One law for us, and another for the favoured few
Philip Bowring says it can only be to Hong Kong's great detriment that, from political fundraising to fisheries protection, the rule of law appears to have been applied selectively
The rule of law in Hong Kong is being eroded, little by little. Seemingly small episodes become cumulative as executive fiat takes precedence over law. That undermines trust and strengthens the belief that the system is rigged to benefit those already at the top.
Let us start with the Basic Law, which we are told to read and obey. There is reasonable argument over interpretation of its electoral provisions. But there can be no doubt that the head of the liaison office's fundraising for the Democratic Alliance for the Betterment and Progress of Hong Kong is contrary to the Basic Law's promise of a "high degree of autonomy" for Hong Kong's executive, legislative and judicial bodies.
The offence was compounded by the presence of Chief Secretary Carrie Lam Cheng Yuet-ngor, whose smiling public persona hides a track record of appeasing vested interests. The money-raising was hugely successful despite revelations of DAB legislator Elizabeth Quat's dubious doctorate and MBA degrees. How typical.
Now, we have the likely return to Hong Kong of Ma Sik-chun, the brother of the late "White Powder Ma", who jumped bail and fled to Taiwan in 1978. One may feel sorry for Ma's physical condition, but why should the government assist his return by saying that, while the arrest warrant stood, it would offer no evidence against him? He has lived in great comfort in Taiwan rather than having to face drug-related charges that may have led to a very long jail term in Hong Kong. What is the quid pro quo for treating Ma more kindly than he deserves?
That may be a one-off case but the government turns a blind eye on a daily basis to enforcing laws against the rich and powerful. The lawlessness of the New Territories in matters relating to land and buildings has long been notorious, thanks to the unwillingness of the saintly Lam and her ilk to face up to the thugs, and indeed the system that enables laws to be flouted brazenly and continuously.
This feebleness of government is seen in its whole policy on New Territories land, which is at the root of the building land shortages from which Hong Kong supposedly suffers. That problem is, of course, an old one - though it appears to have become worse after Heung Yee Kuk boss Lau Wong-fat was invited by then chief executive Donald Tsang Yam-kuen to sit on the Executive Council, giving the feudal kuk a direct influence over policy and the non-enforcement of laws.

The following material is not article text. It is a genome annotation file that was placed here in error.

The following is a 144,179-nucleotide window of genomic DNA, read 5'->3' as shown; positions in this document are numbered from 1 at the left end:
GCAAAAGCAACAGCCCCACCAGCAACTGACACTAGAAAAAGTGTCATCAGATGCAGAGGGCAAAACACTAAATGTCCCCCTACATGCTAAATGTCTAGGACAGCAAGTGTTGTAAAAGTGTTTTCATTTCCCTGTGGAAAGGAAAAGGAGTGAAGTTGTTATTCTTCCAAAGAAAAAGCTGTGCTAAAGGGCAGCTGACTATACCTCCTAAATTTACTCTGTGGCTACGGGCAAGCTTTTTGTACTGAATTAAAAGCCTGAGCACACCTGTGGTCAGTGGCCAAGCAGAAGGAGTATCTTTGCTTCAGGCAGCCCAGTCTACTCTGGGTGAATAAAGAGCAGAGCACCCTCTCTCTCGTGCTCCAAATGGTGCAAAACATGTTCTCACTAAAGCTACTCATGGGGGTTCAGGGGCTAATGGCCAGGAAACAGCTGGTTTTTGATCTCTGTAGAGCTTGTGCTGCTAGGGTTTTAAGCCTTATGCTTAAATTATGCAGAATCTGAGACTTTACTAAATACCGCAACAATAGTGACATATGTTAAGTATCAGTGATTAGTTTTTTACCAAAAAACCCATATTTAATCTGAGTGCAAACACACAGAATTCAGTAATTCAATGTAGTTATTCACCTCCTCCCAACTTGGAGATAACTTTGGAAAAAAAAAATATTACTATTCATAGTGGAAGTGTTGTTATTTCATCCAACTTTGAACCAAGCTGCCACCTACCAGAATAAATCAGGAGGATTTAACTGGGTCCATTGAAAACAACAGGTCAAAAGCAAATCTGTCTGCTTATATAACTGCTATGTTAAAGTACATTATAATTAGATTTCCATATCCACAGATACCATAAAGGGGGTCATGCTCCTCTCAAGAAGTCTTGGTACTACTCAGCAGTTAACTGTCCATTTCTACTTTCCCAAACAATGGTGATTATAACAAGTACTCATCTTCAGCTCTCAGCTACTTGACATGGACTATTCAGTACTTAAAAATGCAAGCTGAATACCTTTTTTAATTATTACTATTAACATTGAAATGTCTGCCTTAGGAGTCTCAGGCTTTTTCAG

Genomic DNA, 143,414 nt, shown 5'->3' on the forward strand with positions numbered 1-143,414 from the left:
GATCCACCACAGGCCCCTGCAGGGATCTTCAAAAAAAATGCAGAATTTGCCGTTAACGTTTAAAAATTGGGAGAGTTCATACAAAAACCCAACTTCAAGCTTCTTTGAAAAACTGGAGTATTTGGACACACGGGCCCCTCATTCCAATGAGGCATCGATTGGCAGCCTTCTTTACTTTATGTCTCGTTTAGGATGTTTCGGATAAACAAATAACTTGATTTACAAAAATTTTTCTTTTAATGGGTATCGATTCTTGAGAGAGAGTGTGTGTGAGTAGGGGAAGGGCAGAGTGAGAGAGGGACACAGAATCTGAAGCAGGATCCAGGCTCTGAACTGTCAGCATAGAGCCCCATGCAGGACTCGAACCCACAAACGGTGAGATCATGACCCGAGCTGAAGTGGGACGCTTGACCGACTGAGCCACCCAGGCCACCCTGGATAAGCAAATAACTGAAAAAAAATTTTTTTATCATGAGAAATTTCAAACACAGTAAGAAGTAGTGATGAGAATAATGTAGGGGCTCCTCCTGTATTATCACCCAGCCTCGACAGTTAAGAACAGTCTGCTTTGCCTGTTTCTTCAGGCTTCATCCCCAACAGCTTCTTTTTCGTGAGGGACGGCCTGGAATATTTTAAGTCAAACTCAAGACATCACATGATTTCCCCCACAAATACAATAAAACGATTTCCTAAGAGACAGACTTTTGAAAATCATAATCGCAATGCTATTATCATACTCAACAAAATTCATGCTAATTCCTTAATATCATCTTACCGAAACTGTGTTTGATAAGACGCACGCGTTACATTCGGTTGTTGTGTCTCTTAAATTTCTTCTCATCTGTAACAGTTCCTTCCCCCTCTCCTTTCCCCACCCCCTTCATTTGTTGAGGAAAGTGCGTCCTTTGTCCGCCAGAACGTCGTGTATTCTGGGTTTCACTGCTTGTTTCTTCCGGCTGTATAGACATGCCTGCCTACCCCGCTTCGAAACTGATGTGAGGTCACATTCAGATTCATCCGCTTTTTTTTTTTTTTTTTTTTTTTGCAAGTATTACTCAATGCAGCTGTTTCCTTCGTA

A newer problem is the non-enforcement of parking and other traffic regulations to please an elite of limousine owners and their chauffeurs who wish to avoid the inconvenience of walking to car parks. Which particular senior official has given instructions to the police to turn a blind eye to those who consistently flout parking regulations and cause great inconvenience to the travelling public? This is a particular problem in Central but Wan Chai and elsewhere also appear to have parking "untouchables".
Presumably, as chief secretary, Lam could order that the law be enforced. So why doesn't she? This is not just a matter of traffic flow. Law falls into general disrepute if it is seen to be so unfairly enforced. Or are our leaders simply learning from the mainland, where there is so often one law for Communist Party members and one for their subjects?
In Hong Kong's case, there already seems to be one law for bureaucrats and one for the rest. Let us remember the Lamma ferry disaster. It was followed by a very detailed report on the causes which placed blame for the heavy loss of life partly on the vessels' crews and partly on the Marine Department's failures. Since then, we have seen charges against crew members but apparently no one at the Marine Department is expected to take legal responsibility.
On another marine matter, how curious it is that public money was paid to fishing boat owners in an effort to reduce the number of such boats and so help protect local fisheries. But now, we learn that there has been an increase in registered vessels, many of the additions being more modern than their predecessors. Surely, there is a prima facie case here for reference to the excellent but undermanned office of the Director of Audit.
On the prosecutions front, it will be interesting to see whether the authorities really tackle money laundering or confine themselves to getting long jail sentences for minor cogs - widows paid paltry sums to act as intermediaries. The Hong Kong banking system is engaged daily in laundering mainland money which it has reason to believe were ill-gotten gains, assisting breaches of foreign exchange regulations and the manipulation of trade invoicing to move capital into or out of China.
But we all already know how much the favoured few in the financial sector gain at our expense. Reminders are many, including an increase in Mandatory Provident Fund contributions in June that will bring instant profits to the clique of firms allowed to charge ridiculous fees, and the so-called Hong Kong-Shanghai "through train", whose many restrictions exclude most retail trades. So much for free and fair markets, and the public interest, as self-serving executive fiats take over from common-law principles.
Philip Bowring is a Hong Kong-based journalist and commentator